Dressed in a fit-out influenced by filmmaker Wes Anderson’s celebrated style, The Budapest Cafe in Carlton, a student-dense suburb of Melbourne, follows the popularity of its predecessor in Chengdu, China. Brought to life by local Australian design studio Biasol, led by practice principal Jean-Pierre Biasol, the interior of the 94-square-metre cafe is imaginative and evocative, showcasing offbeat design elements punctuated by compelling blocks of colour.
For the design team at Biasol, his catalogue of cinematic works was a rich source of inspiration. “Having studied Wes Anderson’s style for The Budapest Cafe in Chengdu, China, we evolved the design experience for the new Melbourne cafe, with a natural, earthy colour palette reflecting the local design sensibility,” says Jean-Pierre.
There are parallels with the work of UK-based artist Emily Forgot, too, whose layered architectural assemblages are reminiscent of an artificial stairway that ascends the side wall of the cafe before disappearing mysteriously out of frame. On the facing wall, this imaginative trompe-l’oeil effect is echoed by another ‘staircase’ housed within an arched recess.
Curved banquette seating sweeps past the front of the cafe beneath a double-height volume, with a communal bar table positioned through the centre. A tunnelled archway at the rear of the cafe draws the gaze of guests further into the space and frames the main counter. Through these punchy gestures patrons are invited to engage with the interior by capturing and sharing the ultra stylised scenes on social media.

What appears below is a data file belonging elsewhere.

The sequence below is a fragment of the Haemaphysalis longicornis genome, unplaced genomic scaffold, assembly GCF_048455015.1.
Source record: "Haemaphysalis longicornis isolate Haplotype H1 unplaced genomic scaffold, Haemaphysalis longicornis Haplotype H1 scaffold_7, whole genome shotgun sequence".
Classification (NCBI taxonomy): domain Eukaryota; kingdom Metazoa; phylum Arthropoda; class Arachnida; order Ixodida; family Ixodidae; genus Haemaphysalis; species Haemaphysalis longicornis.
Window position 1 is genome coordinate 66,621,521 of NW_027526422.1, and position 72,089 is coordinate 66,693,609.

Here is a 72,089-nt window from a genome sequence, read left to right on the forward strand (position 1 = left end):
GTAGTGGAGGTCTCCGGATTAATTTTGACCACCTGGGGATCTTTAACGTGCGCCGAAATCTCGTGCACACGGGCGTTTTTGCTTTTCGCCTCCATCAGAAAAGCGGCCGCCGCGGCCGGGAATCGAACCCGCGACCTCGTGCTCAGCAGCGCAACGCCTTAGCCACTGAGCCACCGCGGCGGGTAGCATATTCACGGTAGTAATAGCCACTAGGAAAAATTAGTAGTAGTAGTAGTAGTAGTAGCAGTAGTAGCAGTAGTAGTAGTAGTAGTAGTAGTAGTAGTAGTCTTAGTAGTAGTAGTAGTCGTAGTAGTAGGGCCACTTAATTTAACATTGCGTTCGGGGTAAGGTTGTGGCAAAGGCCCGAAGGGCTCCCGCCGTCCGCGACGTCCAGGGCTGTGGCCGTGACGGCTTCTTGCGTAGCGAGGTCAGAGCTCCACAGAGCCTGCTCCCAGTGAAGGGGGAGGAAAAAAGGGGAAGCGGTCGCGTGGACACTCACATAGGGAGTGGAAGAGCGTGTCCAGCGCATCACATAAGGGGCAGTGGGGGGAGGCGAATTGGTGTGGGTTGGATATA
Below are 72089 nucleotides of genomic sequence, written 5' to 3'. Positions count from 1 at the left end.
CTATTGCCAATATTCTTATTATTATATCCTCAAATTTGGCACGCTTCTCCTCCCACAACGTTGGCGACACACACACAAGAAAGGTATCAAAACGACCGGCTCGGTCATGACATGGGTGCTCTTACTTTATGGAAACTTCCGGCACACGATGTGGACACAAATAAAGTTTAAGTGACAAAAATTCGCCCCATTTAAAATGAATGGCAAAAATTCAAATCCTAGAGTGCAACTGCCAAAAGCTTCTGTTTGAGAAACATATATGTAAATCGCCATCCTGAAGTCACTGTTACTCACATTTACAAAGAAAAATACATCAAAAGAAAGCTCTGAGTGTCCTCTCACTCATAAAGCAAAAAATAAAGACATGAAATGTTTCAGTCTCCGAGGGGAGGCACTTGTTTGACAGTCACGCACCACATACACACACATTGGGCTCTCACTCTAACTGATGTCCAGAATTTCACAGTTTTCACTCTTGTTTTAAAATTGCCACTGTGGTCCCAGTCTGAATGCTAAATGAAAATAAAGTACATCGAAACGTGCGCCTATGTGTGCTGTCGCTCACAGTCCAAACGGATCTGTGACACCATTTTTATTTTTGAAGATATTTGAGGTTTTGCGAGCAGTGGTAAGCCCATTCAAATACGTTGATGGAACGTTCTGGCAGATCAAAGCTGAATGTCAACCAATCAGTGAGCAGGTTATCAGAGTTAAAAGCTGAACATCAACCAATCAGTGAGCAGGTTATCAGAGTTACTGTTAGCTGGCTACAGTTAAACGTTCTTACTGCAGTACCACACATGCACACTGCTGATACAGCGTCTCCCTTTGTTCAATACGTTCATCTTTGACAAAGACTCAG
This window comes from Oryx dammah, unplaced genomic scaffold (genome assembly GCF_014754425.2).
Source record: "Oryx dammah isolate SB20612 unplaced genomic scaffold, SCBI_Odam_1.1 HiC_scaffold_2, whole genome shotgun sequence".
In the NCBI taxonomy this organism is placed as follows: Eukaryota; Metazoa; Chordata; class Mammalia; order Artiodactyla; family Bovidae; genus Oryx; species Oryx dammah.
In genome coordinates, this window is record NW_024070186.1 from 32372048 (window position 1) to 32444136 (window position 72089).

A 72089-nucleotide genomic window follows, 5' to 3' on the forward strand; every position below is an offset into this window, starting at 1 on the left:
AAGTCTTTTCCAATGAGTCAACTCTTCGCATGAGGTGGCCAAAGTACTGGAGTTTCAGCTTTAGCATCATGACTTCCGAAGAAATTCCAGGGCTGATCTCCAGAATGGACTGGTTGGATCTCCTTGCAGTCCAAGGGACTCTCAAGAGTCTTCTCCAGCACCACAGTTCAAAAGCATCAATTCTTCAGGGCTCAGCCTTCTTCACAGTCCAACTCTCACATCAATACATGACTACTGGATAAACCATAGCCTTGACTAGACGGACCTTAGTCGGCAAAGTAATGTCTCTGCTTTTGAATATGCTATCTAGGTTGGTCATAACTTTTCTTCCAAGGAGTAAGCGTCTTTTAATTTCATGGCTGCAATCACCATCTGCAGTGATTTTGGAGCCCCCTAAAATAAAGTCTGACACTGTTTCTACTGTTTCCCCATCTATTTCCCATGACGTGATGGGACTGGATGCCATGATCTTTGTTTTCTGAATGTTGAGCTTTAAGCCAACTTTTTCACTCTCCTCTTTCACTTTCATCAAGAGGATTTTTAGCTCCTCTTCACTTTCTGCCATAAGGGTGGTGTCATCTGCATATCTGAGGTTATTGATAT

The natural earthy palette exudes warmth, texture and character, while still in keeping with the pink-iced facade of Anderson’s Grand Budapest Hotel.
The designers specified a warming palette for The Budapest Cafe that ranges in its depth of colour, aimed at highlighting the fanciful elements and creating a unique sense of two-dimensionality. “The natural earthy palette exudes warmth, texture and character, while still in keeping with the pink-iced facade of Anderson’s Grand Budapest Hotel,” says the designers. “Minimising the built form allowed us to maximise the impact of colour.”
Lighter hues, such as sand and beige, were used in the foreground while slightly darker tones, such as terracotta and tangerine, were reserved for the background layers. The banquettes are swathed in rust-red upholstery fabric – adding more depth to the scene – contrasted by glossy tubing along the front of the counter. “We drew on our appetite for modern abstract art, design and hospitality to create an immersive gallery-like experience,” says the designers.